My hairdresser was really excited about the new Safeway by the Waterfront and told me that it was beautiful and that I needed to check it out — she’s a Safeway Snob, but in reverse. Actually, I have a lot of friends who swear by Safeway and shop there religiously, but it has just never been my cup of tea; they just never seem to carry the kinds of foods that I like to buy. I’m sure my friends think I’m a Whole Foods Snob or a Trader Joe’s Snob, and they could be right.

But there was such a hubbub about the Social Safeway on opening day last week that I impulsively pulled into the underground garage as I was passing by. Crowds of shoppers streamed up the escalators clad in carefully-distressed jeans and Gucci loafers; my first vision was a gleaming sushi bar nestled beside a gourmet cheese display where a cheerful employee gave out samples of an imported Gouda being sold for $17.99 a pound. Black truffles were located in a locked plexiglass case in the produce section for $999.99 a pound. Welfare moms need not apply.

I’ll admit that I called my husband and gushed “Wow, this place is really cool!” I was standing next to the automated deli kiosk where I had just placed an order for a roasted vegetable sandwich on focaccia with garlic aioli, which seemed like a steal for $6.99. Excited shoppers were lined up at the gelato bar, bursting with over two dozen exotic flavors, the cabernet gelato beckoning like an amethyst jewel.

Alas, I had no time to shop, so my husband and I decided to stop at the Waterfront store on Sunday. It was all there — the sushi bar, the Starbucks, the wi-fi café featuring a central gas fireplace. And, as we began going through the aisles in search of food, there were all the other things I remembered: the Wonder Bread, the cans of Hormel Chili (on special with your Club Card), the towering pyramids of Spam. The produce section was definitely better than I remembered from the past, and I was pretty intrigued by the fresh garbanzo beans, like miniature tomatillos in their papery green husks.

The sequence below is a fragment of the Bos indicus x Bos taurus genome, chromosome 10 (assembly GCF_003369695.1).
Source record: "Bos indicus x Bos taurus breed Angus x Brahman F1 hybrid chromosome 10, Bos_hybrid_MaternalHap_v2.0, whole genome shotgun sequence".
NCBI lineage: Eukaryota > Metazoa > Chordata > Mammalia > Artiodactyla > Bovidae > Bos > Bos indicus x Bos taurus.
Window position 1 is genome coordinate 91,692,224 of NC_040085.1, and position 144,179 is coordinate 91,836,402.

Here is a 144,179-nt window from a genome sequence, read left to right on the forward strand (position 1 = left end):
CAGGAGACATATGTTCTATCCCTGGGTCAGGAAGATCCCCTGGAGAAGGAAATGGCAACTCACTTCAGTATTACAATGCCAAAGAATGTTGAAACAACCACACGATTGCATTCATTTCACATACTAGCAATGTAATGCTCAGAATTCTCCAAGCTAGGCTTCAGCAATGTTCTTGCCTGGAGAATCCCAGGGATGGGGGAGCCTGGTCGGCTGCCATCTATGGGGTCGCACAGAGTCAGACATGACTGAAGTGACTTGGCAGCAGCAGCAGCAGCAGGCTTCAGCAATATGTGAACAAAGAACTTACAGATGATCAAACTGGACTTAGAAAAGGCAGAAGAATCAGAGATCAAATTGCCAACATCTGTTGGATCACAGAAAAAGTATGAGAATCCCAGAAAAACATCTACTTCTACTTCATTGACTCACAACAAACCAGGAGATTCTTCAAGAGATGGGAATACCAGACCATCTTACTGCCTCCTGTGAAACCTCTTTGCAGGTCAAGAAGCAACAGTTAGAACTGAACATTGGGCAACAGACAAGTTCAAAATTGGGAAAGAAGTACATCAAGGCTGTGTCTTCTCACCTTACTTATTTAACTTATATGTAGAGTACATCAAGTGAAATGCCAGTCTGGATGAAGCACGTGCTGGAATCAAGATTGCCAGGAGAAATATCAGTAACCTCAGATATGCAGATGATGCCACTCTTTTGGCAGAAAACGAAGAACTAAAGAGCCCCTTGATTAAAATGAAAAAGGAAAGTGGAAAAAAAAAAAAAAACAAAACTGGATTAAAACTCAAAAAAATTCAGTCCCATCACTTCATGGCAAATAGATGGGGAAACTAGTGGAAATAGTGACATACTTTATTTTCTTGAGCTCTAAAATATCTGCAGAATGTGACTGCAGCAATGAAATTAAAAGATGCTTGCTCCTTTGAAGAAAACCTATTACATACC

But, yeah, for me, it’s still just Safeway. Some people dislike Trader Joe’s in the same way, while I can look past its deficiencies (like those shrinkwrapped packages of zucchini — why, Joe, why?) to find well-priced food that I want. Safeway sure doesn’t need me, serving its purpose for so many others as it continues to thrive, building a Shining Store Upon a Hill that brings yuppies together to share cappuccino and coy glances and provides candy-free checkout lanes for tired working moms with three kids under the age of 5 stuffed into a shopping cart with a week’s worth of juice boxes and Rice Crispies.

Still, I have to admit, the fireplace and wifi is pretty nice, especially on a rainy and unseasonably cool spring day. Maybe I can learn to live with Wonder Bread.

Wonder Bread Soufflé

I used to adore this dish when I was a kid — it was a recipe that my mom would make only for dinner parties. She made amazing cheese soufflés from scratch using the recipe from the huge Larousse Gastronomique that graced our kitchen, but she also liked this recipe when she had to whip up something elegant after a long day at the office.